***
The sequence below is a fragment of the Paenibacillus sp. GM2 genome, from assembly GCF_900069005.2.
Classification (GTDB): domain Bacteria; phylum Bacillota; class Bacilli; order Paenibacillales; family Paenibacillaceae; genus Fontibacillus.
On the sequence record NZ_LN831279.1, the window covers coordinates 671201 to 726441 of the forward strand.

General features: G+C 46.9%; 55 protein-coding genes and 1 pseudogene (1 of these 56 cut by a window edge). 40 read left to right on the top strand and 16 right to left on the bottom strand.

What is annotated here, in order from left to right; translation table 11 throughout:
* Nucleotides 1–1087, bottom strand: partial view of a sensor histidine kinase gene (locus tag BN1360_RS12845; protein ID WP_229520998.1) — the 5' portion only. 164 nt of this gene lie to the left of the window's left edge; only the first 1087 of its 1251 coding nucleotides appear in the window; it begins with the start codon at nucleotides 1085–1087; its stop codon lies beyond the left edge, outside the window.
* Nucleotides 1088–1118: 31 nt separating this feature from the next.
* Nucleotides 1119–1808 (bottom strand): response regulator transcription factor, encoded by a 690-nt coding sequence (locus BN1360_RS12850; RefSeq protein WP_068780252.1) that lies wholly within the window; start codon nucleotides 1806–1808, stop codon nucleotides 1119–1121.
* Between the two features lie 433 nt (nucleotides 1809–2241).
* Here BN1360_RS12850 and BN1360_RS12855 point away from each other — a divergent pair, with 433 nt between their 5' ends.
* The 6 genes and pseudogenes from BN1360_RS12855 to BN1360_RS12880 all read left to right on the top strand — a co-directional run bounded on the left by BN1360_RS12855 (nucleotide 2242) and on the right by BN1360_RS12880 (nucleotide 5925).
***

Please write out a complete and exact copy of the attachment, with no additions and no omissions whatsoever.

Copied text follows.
The sequence below is a fragment of the Paenibacillus sp. GM2 genome, from assembly GCF_900069005.2.
Classification (GTDB): domain Bacteria; phylum Bacillota; class Bacilli; order Paenibacillales; family Paenibacillaceae; genus Fontibacillus.
On the sequence record NZ_LN831279.1, the window covers coordinates 671201 to 726441 of the forward strand.

General features: G+C 46.9%; 55 protein-coding genes and 1 pseudogene (1 of these 56 cut by a window edge). 40 read left to right on the top strand and 16 right to left on the bottom strand.

What is annotated here, in order from left to right; translation table 11 throughout:
* Nucleotides 1–1087, bottom strand: partial view of a sensor histidine kinase gene (locus tag BN1360_RS12845; protein ID WP_229520998.1) — the 5' portion only. 164 nt of this gene lie to the left of the window's left edge; only the first 1087 of its 1251 coding nucleotides appear in the window; it begins with the start codon at nucleotides 1085–1087; its stop codon lies beyond the left edge, outside the window.
* Nucleotides 1088–1118: 31 nt separating this feature from the next.
* Nucleotides 1119–1808 (bottom strand): response regulator transcription factor, encoded by a 690-nt coding sequence (locus BN1360_RS12850; RefSeq protein WP_068780252.1) that lies wholly within the window; start codon nucleotides 1806–1808, stop codon nucleotides 1119–1121.
* Between the two features lie 433 nt (nucleotides 1809–2241).
* Here BN1360_RS12850 and BN1360_RS12855 point away from each other — a divergent pair, with 433 nt between their 5' ends.
* The 6 genes and pseudogenes from BN1360_RS12855 to BN1360_RS12880 all read left to right on the top strand — a co-directional run bounded on the left by BN1360_RS12855 (nucleotide 2242) and on the right by BN1360_RS12880 (nucleotide 5925).